This is the yearly Christmas letter from Kristian Sørensen to clients, colleagues, partners and friends.
“What is the best approach to creating an IT strategy?” This is a question that I have been asked many times – along with a “What is your best practice strategy template?”. The reality is, however, not that it is not that simple – and there is no specific and final answer.
In the following will be scrutinized five concrete behavior patterns (typologies) that can come into play in touch with conflicts or negotiations. The tool is based on Thomas-Kilmann Conflict Mode Instrument (TKI). For the sake of clarity, the term ‘negotiation styles’ will be utilized throughout the rest of this article.
Self-management is about attitudes, qualities and the way we meet the outside world. Strong self-management has a direct effect on the ability to utilize own – and other’s – skills effectively and create common results.
As a follow-up on my blog post “Forget Disruption! Instead, focus on innovation and create results through good conflicts and innovation culture”, I think it could be interesting to give some examples of innovations that most of us know. Innovations that in many cases have been down to change the world.
Forget disruption! Instead, focus on innovation and create results through good conflicts and innovation culture
Most disruption consultants should stop talking and take action, and the words “disrupt or die” have been repeated several times. My message is: Forget disruption. Instead, focus on how you can create a foundation for innovation in your organization.
Constructive conflicts create innovation, propulsion and change. The project manager’s job is to ensure a good conflict environment, which prevents and handles unnecessary conflicts and promotes constructive disagreement.
Interpersonal relationships and the ability to work together are crucial to a project’s success. Understanding the intentions behind the behaviour of others can provide common ground for collaboration across national borders and cultural diversity.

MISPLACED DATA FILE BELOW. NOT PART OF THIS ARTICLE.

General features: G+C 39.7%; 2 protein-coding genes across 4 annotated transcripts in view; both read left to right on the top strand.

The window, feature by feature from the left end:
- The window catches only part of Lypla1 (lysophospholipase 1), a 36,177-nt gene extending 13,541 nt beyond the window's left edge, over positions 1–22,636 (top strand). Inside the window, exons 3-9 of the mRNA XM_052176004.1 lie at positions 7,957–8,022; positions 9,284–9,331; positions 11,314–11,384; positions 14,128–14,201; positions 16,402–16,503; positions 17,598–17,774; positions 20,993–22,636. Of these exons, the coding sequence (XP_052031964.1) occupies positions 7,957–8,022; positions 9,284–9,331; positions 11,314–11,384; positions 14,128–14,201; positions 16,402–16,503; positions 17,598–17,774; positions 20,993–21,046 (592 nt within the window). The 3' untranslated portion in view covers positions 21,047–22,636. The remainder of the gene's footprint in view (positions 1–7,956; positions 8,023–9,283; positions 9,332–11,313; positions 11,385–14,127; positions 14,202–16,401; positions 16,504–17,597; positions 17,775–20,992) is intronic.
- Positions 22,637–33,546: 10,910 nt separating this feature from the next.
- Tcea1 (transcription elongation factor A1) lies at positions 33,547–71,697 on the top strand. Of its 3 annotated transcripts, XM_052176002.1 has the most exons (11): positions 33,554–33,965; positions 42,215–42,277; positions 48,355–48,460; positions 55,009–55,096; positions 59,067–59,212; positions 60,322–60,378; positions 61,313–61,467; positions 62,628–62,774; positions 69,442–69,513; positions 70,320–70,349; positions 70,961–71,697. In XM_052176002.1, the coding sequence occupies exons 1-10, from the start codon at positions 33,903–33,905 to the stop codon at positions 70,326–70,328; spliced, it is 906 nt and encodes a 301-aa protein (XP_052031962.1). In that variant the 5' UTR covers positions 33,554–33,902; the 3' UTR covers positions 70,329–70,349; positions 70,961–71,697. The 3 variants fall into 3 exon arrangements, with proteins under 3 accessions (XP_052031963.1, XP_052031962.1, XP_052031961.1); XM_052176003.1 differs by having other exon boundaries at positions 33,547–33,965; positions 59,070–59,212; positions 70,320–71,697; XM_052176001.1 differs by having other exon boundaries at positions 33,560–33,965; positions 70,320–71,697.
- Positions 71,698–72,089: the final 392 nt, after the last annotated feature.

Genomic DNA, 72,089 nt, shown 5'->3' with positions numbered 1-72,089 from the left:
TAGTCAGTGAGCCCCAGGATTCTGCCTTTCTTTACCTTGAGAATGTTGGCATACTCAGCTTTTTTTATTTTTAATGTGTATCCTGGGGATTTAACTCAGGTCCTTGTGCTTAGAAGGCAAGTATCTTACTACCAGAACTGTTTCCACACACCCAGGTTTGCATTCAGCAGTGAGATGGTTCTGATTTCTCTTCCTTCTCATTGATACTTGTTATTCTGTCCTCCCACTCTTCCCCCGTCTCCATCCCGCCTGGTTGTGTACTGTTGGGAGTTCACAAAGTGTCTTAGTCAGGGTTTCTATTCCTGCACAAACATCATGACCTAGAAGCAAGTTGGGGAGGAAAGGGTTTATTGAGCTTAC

Achieve win-win decisions in your projects Project managers can use the natural decision-making process to disarm and deal with resistance and conflicting opinions in a constructive and proactive manner and establish a win-win perspective that promotes cohesion and ownership in the project A survey among Danish project managers (Projektlederundersøgelsen 2014) showed that motivating project participants…
The procurement foundation contains essential elements that must be defined and accepted amongst key stakeholders of a procurement project prior to starting the procurement process. The more impact the IT system has in an organisation, the more important the foundation becomes.
This article provides a simple and powerful approach to establish a solid procurement foundation for IT procurement projects.
Retrospective generally means to take a look back at events that already have taken place and performing a retrospective is a natural part of all projects whether or not it is done formally or informally.
The process helps reduce tension and is motivating to the people involved.
One of the continuous major challenges for project managers is getting sufficient resources with needed competences. This is particular apparent in the project initiation or when taking over an existing project.
This article discusses a “reverse engineering”-approach to solving this challenge, which will make you gain momentum, deliver results fast and build a happy project team.
There is a need for increasing the focus on leadership in projects. But what are the key qualities of the perfect project manager? This is what we will discuss in this article.
Engaged leadership creates results. However, results in projects do not come from leadership alone; management skills and domain expertise are just as important qualities.
Mostly making a budget for an IT project starts with estimation. This article discusses the pitfalls in estimation and gives insight on how to avoid and handle unrealistic budgets in IT projects.
We cannot make things cost less by inventing low estimates, but we can easily do the opposite and invite Parkinson for coffee.
The evolution of the way we do projects have been very slow when compared to e.g. the parallel evolution in technology. A project is rarely “by the book” simply because projects are complex by nature and thus there is no straight road to success.
This article discusses the historic drivers for success in projects and suggests the upcoming drivers that increase the chance of project success.